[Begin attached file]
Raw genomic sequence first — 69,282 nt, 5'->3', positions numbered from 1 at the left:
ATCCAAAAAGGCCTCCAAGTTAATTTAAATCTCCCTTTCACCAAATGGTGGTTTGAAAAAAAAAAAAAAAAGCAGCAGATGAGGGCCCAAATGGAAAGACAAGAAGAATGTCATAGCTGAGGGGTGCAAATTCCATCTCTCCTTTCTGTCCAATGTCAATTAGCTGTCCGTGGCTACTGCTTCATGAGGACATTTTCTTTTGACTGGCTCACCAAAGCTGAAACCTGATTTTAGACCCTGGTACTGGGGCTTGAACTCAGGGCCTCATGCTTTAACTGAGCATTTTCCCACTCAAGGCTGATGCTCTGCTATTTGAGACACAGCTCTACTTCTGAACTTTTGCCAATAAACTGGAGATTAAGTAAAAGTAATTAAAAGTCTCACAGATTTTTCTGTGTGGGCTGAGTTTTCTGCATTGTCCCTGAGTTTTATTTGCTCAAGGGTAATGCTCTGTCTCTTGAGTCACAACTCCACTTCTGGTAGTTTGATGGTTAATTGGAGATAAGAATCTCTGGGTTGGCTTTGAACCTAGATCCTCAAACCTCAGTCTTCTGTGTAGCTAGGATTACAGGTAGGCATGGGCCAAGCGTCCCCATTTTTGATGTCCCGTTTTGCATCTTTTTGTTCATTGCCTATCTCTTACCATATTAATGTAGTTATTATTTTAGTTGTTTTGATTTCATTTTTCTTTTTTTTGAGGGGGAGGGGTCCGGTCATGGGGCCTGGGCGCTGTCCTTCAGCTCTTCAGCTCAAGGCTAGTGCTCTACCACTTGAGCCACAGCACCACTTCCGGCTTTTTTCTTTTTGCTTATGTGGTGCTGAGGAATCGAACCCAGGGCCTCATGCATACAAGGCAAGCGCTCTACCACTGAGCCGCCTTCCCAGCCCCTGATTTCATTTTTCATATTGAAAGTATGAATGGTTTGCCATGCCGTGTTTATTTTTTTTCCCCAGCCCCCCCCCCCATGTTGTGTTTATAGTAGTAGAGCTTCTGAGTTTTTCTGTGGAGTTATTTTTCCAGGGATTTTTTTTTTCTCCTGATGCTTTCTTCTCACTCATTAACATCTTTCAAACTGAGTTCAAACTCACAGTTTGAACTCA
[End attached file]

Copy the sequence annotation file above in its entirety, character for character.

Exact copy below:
Raw genomic sequence first — 69,282 nt, 5'->3', positions numbered from 1 at the left:
ATCCAAAAAGGCCTCCAAGTTAATTTAAATCTCCCTTTCACCAAATGGTGGTTTGAAAAAAAAAAAAAAAAGCAGCAGATGAGGGCCCAAATGGAAAGACAAGAAGAATGTCATAGCTGAGGGGTGCAAATTCCATCTCTCCTTTCTGTCCAATGTCAATTAGCTGTCCGTGGCTACTGCTTCATGAGGACATTTTCTTTTGACTGGCTCACCAAAGCTGAAACCTGATTTTAGACCCTGGTACTGGGGCTTGAACTCAGGGCCTCATGCTTTAACTGAGCATTTTCCCACTCAAGGCTGATGCTCTGCTATTTGAGACACAGCTCTACTTCTGAACTTTTGCCAATAAACTGGAGATTAAGTAAAAGTAATTAAAAGTCTCACAGATTTTTCTGTGTGGGCTGAGTTTTCTGCATTGTCCCTGAGTTTTATTTGCTCAAGGGTAATGCTCTGTCTCTTGAGTCACAACTCCACTTCTGGTAGTTTGATGGTTAATTGGAGATAAGAATCTCTGGGTTGGCTTTGAACCTAGATCCTCAAACCTCAGTCTTCTGTGTAGCTAGGATTACAGGTAGGCATGGGCCAAGCGTCCCCATTTTTGATGTCCCGTTTTGCATCTTTTTGTTCATTGCCTATCTCTTACCATATTAATGTAGTTATTATTTTAGTTGTTTTGATTTCATTTTTCTTTTTTTTGAGGGGGAGGGGTCCGGTCATGGGGCCTGGGCGCTGTCCTTCAGCTCTTCAGCTCAAGGCTAGTGCTCTACCACTTGAGCCACAGCACCACTTCCGGCTTTTTTCTTTTTGCTTATGTGGTGCTGAGGAATCGAACCCAGGGCCTCATGCATACAAGGCAAGCGCTCTACCACTGAGCCGCCTTCCCAGCCCCTGATTTCATTTTTCATATTGAAAGTATGAATGGTTTGCCATGCCGTGTTTATTTTTTTTCCCCAGCCCCCCCCCCCATGTTGTGTTTATAGTAGTAGAGCTTCTGAGTTTTTCTGTGGAGTTATTTTTCCAGGGATTTTTTTTTTCTCCTGATGCTTTCTTCTCACTCATTAACATCTTTCAAACTGAGTTCAAACTCACAGTTTGAACTCA